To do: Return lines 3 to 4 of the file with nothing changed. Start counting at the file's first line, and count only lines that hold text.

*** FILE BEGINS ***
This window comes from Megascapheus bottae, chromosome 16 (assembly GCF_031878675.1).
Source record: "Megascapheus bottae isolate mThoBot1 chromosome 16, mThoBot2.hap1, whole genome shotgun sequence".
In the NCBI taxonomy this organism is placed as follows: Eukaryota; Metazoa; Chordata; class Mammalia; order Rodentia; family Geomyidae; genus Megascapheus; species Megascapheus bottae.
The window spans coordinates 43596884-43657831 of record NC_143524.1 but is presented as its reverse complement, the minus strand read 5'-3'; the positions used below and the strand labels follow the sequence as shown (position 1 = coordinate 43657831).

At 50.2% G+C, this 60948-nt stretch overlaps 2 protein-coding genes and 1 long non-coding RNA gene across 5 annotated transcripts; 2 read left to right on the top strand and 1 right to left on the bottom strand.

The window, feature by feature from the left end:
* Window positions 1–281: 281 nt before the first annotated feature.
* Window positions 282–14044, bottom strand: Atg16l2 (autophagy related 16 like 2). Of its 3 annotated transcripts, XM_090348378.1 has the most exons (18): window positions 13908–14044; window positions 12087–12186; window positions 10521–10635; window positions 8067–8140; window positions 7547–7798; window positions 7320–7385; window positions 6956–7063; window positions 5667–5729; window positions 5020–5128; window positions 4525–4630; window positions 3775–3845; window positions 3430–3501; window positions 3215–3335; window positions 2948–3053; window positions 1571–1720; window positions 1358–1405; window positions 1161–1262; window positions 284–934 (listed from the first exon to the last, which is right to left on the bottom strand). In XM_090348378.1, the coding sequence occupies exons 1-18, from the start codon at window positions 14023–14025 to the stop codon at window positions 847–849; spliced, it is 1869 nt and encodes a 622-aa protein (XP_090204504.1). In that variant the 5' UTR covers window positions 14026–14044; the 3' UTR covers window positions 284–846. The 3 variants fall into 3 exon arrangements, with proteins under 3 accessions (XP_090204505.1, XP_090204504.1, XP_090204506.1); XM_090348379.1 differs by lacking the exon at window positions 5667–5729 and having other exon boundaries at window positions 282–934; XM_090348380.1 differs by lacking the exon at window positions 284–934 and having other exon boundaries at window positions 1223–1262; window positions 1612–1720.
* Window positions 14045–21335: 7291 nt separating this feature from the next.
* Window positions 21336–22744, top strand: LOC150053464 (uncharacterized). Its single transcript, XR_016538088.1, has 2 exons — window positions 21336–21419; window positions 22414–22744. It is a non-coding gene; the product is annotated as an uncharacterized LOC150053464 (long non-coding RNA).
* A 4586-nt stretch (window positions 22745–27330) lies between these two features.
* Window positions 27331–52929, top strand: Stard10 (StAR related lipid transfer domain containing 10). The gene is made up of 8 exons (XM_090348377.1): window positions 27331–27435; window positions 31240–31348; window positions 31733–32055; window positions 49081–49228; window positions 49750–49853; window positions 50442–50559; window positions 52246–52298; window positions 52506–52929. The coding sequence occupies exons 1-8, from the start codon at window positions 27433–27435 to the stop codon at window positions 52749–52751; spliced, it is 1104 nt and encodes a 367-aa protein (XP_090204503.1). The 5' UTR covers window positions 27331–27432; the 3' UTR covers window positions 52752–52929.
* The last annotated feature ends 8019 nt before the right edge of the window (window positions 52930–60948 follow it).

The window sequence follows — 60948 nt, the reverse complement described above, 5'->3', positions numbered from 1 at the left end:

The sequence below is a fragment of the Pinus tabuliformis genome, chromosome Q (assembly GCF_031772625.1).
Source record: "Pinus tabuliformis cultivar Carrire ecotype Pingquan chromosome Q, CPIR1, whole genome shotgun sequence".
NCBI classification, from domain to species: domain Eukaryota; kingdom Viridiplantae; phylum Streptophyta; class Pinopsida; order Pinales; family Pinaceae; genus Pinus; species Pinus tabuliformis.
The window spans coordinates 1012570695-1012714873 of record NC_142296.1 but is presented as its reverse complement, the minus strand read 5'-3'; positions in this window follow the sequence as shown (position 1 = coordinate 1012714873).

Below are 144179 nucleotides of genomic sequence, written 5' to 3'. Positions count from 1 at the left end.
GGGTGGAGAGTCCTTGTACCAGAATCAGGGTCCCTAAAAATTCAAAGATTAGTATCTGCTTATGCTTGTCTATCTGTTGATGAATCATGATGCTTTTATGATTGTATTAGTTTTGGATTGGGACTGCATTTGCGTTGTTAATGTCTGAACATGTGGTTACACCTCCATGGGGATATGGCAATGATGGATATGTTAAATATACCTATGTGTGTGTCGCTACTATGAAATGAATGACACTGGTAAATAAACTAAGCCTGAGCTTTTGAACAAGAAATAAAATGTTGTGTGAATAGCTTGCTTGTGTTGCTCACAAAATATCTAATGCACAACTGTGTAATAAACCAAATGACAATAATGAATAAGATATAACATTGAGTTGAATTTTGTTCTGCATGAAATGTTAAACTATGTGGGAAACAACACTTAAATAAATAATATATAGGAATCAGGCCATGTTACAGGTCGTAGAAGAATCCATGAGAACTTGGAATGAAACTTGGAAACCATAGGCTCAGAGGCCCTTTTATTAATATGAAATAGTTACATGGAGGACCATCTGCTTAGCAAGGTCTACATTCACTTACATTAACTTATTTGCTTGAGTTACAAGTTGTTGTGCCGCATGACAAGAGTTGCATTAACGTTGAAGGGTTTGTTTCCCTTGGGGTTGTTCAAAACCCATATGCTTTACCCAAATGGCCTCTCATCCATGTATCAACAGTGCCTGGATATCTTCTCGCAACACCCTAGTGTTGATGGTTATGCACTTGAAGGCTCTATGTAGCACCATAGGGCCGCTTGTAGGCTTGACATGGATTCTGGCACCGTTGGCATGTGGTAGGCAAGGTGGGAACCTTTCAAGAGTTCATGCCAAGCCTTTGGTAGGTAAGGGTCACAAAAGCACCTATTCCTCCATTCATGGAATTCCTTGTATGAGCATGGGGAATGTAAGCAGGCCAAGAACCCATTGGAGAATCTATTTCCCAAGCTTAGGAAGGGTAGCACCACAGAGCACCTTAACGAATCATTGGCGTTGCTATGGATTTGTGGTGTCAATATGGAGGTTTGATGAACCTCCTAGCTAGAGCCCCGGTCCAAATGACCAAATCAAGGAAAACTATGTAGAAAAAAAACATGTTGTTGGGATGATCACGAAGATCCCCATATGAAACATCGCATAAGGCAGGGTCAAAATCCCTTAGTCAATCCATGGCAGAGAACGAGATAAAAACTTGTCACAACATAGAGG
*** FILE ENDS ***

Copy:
In the NCBI taxonomy this organism is placed as follows: Eukaryota; Metazoa; Chordata; class Mammalia; order Rodentia; family Geomyidae; genus Megascapheus; species Megascapheus bottae.
The window spans coordinates 43596884-43657831 of record NC_143524.1 but is presented as its reverse complement, the minus strand read 5'-3'; the positions used below and the strand labels follow the sequence as shown (position 1 = coordinate 43657831).